Outstanding Architecture and Overelaborate Carvings at the Kolaramma Temple in Kolar, Karnataka

Outstanding Architecture and Overelaborate Carvings at the Kolaramma Temple in Kolar, Karnataka

The Kolaramma temple in the town of Kolar is not only popular but also one of the big temples of that district.

Kolar is an ancient town known by various names such as Kolahalapura, Kuvalala, Kolala and finally Kolara. This name Kolahalapura is connected with puranic hero Parashurama. According to another tradition a cowherd boy by name Kola got a large amount of money by means of a treasure trove and goddess Renukadevi advised him to build a temple in the name of Kolaramma and he devotedly obeyed the goddess and built this temple. Apart from these traditions, this was the original capital of the Gangas before they moved to Talakad. Later it became a part of the Chola kingdom and after the defeat of the Cholas by the Hoysalas, it came under the Hoysala rulers. Finally, it became a part of the Vijayanagara empire.

Kolaramma Temple built in the Dravidian or South Indian style

Kolaramma temple is a Chola temple as evidenced by an inscription of 1033 CE The Kolaramma temple is a Chola temple as evidenced by an inscription of 1033 CE. According to this inscription, the Kolaramma temple was built at the order of Rajendra Chola. His general Uttama Cholabrahmamarayan built this temple in stone, which was formerly a brick structure.

The Kolaramma Temple is built in the Dravidian or South Indian style; the pyramidal superstructure terminations in a curved roof over the sanctuary and the exterior pilastered walls with niches. The doorway is richly-carved with scrollwork and volutes encompassing mythological characters.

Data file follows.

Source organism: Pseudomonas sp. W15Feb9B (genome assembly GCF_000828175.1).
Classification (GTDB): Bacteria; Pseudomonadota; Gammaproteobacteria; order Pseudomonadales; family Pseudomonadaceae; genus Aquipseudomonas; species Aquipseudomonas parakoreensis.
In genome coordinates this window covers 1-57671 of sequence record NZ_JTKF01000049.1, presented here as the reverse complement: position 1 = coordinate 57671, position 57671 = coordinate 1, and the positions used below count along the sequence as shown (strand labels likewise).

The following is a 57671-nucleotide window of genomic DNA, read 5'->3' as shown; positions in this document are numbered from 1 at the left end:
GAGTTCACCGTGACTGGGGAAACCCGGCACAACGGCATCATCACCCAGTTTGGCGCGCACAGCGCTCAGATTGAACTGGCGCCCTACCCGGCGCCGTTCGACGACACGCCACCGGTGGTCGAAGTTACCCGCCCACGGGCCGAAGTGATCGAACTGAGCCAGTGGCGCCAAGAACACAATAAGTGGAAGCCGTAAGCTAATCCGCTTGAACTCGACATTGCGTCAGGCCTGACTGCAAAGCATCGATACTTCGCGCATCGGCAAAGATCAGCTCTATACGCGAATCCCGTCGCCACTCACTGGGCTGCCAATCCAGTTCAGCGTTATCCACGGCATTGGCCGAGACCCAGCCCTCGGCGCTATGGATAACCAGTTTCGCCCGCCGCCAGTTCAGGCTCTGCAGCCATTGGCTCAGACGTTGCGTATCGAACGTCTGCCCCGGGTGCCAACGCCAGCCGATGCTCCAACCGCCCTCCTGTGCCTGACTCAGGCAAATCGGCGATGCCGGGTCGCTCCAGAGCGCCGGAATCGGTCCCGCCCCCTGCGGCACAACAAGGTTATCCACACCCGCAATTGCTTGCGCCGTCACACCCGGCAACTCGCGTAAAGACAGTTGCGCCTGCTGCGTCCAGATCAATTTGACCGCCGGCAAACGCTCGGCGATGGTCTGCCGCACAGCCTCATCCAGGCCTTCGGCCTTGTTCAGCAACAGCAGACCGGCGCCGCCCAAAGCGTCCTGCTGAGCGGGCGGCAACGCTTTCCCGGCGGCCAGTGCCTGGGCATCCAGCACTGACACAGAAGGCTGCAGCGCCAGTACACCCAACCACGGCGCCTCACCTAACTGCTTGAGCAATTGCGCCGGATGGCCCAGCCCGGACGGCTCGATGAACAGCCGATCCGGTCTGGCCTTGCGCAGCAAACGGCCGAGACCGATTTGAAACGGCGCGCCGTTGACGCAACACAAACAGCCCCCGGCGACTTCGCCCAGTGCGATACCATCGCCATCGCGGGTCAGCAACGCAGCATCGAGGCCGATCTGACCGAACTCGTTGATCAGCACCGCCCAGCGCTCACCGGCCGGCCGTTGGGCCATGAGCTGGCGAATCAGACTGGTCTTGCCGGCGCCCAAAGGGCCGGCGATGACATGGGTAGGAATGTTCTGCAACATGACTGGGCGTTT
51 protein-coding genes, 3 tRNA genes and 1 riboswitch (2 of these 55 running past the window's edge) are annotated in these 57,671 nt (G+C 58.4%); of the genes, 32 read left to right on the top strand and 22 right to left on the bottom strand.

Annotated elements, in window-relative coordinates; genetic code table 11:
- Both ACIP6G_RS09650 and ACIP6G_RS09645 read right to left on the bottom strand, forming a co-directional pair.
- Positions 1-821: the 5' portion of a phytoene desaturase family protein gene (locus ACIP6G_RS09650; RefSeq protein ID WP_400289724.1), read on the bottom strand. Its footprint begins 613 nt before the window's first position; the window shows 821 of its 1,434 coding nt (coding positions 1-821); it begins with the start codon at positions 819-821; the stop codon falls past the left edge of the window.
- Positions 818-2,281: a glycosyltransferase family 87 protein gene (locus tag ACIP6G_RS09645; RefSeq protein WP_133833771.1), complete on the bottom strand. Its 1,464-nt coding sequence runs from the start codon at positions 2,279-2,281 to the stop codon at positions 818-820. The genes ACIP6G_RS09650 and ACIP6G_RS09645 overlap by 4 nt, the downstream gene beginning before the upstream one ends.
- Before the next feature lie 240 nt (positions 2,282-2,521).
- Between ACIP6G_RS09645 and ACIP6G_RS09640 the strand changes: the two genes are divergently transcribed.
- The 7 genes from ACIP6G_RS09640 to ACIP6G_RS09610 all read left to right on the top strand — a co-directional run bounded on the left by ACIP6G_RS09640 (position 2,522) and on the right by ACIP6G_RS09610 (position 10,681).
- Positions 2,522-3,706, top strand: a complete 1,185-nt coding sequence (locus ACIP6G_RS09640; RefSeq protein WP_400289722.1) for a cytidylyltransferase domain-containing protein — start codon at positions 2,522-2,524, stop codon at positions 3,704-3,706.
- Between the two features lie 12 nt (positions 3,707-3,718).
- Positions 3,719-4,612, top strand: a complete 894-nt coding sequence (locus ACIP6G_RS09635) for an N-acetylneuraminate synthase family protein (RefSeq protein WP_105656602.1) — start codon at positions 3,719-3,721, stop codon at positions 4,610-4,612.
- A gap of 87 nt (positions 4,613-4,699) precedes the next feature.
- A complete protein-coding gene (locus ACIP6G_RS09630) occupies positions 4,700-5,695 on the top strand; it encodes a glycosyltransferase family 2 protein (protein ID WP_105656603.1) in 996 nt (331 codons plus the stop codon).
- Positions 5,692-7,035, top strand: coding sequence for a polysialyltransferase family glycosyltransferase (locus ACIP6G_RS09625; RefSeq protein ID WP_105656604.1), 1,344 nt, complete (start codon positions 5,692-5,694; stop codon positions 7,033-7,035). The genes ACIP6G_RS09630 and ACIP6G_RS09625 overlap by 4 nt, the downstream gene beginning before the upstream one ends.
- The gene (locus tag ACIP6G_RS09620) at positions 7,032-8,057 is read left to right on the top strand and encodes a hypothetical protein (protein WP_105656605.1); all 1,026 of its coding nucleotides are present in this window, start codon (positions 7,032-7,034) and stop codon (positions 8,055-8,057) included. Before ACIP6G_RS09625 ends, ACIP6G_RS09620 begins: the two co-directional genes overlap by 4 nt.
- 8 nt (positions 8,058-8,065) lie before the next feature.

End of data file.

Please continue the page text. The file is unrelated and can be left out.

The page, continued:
The ground plan of the temple is slightly unusual. It is a Dravidian temple. Its mahadvara has an imposing appearance and has well carved doorways. This is of the Vijayanagara period. In the centre of the prakara is the main garbhagriha. It has the images of Saptamatrikas (seven mothers) and an image of Kolaramma which actually is the image of Mahishamardini. She has eight hands holding different weapons and a demon under her feet. The fierce attitude of the sitting goddess is worth mentioning.

Kapalabhairava or Mukanancharamma at the Kolaramma Temple in Kolar, Karnataka

In another room, there are replicas of these images in mortar. It is believed that these mortar images were in worship originally before the stone ones came into use.

Inscription of King Rajendra Chola at the Kolaramma Temple in Kolar, Karnataka The goddess in the sanctuary was Mahishasuramardini, known as Kolaramma. This had replaced the original image of Kolarammma. The image has been replaced again by Saptamatrika figures.

There is another stone image of six feet in height called Kapalabhairava, locally referred to as Mukanancharamma. Some people believe that this was the original image of Kolaramma. However, this image is of great interest, as devotees believe that she will relieve them from the bite of the scorpion. Even today, people visit this temple for this purpose.

Shakti or Mother Goddess Veneration at the Kolaramma Temple in Kolar, Karnataka The temple is a center of Shakti veneration, a sect of ancient origins of the divine creative force of the Mother Goddess. Once a year people go to this temple and offer silver scorpion to this deity to ward off scorpion bite in future. The erstwhile maharajas of Mysore frequently visited this temple to get the blessings of Kolaramma. Thus, this ancient temple is interesting and important in the town of Kolar.

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